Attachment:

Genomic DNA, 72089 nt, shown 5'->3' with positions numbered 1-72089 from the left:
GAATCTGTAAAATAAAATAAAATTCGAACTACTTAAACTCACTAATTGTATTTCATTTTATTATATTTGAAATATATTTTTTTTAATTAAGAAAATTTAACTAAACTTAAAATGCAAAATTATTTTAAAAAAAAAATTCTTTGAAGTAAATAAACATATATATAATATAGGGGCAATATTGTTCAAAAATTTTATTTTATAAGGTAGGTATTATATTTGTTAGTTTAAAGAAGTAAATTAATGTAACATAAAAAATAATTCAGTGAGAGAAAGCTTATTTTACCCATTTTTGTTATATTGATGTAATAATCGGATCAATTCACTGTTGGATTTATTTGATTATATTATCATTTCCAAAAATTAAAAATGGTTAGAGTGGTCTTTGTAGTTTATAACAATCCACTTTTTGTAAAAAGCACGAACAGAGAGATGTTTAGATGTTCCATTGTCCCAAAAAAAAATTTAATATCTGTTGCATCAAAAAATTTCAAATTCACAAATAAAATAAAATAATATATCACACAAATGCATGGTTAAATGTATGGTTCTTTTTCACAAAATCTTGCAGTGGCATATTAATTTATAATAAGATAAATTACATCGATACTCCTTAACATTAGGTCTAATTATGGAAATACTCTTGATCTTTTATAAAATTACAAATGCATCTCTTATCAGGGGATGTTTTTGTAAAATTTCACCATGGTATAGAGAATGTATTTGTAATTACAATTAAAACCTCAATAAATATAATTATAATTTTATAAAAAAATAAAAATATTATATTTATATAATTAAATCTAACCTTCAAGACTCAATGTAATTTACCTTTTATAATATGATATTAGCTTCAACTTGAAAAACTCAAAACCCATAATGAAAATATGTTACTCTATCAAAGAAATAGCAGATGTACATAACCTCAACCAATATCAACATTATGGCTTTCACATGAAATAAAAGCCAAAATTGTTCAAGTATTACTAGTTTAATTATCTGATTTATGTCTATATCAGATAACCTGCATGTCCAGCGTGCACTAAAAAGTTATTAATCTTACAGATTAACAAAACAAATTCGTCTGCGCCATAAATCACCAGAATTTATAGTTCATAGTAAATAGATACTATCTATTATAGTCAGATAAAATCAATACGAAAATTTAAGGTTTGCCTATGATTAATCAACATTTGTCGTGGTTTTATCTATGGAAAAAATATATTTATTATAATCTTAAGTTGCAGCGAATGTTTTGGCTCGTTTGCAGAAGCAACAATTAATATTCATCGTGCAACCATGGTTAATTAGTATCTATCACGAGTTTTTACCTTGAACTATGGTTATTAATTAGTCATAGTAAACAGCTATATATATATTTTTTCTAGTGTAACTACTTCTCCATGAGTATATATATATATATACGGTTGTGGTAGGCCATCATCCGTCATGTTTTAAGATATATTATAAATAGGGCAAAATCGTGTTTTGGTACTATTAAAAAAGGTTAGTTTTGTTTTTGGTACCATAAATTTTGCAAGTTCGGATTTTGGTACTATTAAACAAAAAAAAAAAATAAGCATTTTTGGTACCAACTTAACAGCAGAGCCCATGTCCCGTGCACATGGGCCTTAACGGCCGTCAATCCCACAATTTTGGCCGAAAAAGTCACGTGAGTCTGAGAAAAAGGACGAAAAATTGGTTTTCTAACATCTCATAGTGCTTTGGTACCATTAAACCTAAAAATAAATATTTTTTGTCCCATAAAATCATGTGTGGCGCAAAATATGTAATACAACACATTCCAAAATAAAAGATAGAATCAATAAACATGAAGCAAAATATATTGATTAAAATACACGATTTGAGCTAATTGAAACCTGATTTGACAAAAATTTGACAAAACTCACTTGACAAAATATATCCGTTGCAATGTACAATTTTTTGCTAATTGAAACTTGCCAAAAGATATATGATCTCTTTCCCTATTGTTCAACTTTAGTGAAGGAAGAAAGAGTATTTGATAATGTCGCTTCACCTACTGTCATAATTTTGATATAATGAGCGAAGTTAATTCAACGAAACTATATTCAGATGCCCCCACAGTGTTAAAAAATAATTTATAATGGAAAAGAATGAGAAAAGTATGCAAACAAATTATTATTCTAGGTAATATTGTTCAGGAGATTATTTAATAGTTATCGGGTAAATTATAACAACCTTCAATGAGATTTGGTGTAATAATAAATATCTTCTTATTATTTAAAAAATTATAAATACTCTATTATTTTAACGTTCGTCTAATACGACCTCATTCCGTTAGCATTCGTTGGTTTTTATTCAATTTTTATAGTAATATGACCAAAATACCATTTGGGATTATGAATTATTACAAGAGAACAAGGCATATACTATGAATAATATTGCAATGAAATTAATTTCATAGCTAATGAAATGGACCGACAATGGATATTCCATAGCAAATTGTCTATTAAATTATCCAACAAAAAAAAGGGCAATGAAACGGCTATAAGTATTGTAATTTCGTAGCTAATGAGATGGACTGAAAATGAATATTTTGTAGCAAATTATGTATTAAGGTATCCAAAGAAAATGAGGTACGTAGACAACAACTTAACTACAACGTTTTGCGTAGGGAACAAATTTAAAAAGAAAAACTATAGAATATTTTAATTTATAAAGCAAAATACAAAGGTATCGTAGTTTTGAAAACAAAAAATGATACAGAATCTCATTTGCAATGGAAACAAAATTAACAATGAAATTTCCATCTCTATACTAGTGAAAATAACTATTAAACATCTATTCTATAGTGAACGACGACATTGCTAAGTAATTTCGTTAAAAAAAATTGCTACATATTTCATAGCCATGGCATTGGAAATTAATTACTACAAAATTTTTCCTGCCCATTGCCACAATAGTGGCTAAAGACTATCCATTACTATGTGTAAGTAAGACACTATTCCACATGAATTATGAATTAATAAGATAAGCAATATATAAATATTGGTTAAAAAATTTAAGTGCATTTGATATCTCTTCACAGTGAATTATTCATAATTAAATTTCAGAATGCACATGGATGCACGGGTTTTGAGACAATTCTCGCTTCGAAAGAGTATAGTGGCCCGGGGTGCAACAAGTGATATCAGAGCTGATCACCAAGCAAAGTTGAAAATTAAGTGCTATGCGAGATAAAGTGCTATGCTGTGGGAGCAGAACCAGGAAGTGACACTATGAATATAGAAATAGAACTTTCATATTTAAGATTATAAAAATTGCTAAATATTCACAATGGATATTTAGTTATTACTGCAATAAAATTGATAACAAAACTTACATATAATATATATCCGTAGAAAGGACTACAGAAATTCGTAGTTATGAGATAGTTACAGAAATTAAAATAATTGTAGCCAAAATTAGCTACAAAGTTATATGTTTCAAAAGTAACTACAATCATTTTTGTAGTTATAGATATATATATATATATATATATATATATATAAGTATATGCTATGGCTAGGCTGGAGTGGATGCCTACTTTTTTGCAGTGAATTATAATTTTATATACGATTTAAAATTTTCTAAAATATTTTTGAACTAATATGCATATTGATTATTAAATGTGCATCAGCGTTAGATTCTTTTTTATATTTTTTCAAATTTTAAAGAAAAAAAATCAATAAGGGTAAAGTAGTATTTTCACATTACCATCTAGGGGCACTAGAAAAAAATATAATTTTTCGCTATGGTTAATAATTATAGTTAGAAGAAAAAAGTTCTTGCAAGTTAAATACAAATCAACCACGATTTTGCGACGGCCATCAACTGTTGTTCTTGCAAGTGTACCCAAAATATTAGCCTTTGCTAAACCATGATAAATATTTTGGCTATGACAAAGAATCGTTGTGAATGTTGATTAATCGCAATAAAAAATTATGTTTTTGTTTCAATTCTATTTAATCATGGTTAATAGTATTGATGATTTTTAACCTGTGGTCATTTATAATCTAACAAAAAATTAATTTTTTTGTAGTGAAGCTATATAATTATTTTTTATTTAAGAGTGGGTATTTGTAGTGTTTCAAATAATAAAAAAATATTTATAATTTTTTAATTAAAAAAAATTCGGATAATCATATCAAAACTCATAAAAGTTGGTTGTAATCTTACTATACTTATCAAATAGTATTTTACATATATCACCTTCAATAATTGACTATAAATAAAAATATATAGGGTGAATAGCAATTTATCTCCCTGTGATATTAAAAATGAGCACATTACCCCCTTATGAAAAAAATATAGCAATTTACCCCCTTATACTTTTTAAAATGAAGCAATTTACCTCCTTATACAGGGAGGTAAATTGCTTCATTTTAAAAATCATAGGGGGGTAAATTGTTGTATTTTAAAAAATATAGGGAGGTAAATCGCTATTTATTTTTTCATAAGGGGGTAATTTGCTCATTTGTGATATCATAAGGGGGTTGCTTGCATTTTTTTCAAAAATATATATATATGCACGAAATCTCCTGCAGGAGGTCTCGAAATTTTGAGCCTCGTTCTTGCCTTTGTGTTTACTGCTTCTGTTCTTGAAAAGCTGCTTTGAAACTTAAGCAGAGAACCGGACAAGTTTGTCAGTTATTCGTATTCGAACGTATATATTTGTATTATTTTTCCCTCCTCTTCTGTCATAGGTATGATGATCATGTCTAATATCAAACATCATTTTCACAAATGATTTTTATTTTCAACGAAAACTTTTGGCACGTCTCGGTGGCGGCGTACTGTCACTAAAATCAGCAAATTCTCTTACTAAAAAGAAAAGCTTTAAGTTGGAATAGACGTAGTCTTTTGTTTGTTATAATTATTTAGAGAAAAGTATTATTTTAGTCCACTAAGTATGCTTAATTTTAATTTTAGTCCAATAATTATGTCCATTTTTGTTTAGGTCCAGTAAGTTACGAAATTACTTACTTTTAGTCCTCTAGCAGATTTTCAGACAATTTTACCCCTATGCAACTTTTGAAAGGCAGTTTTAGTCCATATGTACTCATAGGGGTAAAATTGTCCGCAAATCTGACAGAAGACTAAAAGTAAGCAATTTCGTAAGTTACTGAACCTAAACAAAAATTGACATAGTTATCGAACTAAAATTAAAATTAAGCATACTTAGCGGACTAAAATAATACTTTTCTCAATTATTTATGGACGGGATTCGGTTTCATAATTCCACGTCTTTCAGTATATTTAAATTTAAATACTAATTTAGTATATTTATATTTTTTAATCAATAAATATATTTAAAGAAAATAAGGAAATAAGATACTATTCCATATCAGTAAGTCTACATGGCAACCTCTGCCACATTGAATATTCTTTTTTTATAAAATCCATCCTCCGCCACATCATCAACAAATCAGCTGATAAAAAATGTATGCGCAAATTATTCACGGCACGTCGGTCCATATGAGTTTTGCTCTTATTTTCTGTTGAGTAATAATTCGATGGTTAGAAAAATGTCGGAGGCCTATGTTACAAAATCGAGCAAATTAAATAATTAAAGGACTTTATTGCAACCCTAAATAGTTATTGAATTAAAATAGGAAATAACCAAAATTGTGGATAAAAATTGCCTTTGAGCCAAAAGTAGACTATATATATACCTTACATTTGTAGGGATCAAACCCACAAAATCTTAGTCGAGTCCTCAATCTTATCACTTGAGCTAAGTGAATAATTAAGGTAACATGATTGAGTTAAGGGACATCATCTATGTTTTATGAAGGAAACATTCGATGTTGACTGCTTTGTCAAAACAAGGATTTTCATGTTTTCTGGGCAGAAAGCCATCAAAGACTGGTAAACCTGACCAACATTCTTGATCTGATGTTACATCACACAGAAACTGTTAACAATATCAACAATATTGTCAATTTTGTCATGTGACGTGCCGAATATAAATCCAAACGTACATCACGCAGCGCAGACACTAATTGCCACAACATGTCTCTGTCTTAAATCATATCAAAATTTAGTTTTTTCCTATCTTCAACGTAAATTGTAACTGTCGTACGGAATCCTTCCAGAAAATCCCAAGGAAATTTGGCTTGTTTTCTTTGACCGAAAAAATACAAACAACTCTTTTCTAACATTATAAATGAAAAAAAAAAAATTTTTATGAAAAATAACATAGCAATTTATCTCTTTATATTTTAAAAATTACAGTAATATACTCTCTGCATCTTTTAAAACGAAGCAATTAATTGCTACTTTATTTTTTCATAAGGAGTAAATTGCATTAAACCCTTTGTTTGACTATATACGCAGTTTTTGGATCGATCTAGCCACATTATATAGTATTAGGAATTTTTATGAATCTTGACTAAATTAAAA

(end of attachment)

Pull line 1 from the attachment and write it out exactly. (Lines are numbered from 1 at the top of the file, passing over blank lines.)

Genomic DNA, 72089 nt, shown 5'->3' with positions numbered 1-72089 from the left: